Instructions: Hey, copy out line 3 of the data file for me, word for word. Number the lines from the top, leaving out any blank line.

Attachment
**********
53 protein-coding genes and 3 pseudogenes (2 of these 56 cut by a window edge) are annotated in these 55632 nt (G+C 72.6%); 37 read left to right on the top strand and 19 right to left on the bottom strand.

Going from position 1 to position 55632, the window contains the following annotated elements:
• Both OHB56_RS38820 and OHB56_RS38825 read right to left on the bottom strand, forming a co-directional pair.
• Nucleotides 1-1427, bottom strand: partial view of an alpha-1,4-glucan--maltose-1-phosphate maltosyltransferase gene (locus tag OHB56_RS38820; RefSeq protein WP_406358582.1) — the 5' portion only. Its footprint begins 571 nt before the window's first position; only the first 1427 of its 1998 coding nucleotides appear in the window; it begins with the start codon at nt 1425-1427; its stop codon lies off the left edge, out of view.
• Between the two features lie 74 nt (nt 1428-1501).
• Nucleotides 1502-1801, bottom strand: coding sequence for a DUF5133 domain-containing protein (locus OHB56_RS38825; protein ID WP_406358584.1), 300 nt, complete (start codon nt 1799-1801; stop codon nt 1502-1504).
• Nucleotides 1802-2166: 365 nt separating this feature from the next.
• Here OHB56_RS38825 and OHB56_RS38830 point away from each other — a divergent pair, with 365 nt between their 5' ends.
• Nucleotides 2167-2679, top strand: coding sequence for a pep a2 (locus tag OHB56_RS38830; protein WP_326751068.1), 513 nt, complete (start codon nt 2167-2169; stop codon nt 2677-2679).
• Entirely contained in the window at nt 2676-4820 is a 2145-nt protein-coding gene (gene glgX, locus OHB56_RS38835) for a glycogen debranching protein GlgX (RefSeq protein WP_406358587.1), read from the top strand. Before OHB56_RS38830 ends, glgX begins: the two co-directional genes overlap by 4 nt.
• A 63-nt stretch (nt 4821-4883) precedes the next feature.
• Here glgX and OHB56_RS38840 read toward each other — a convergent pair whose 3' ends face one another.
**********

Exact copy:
• Both OHB56_RS38820 and OHB56_RS38825 read right to left on the bottom strand, forming a co-directional pair.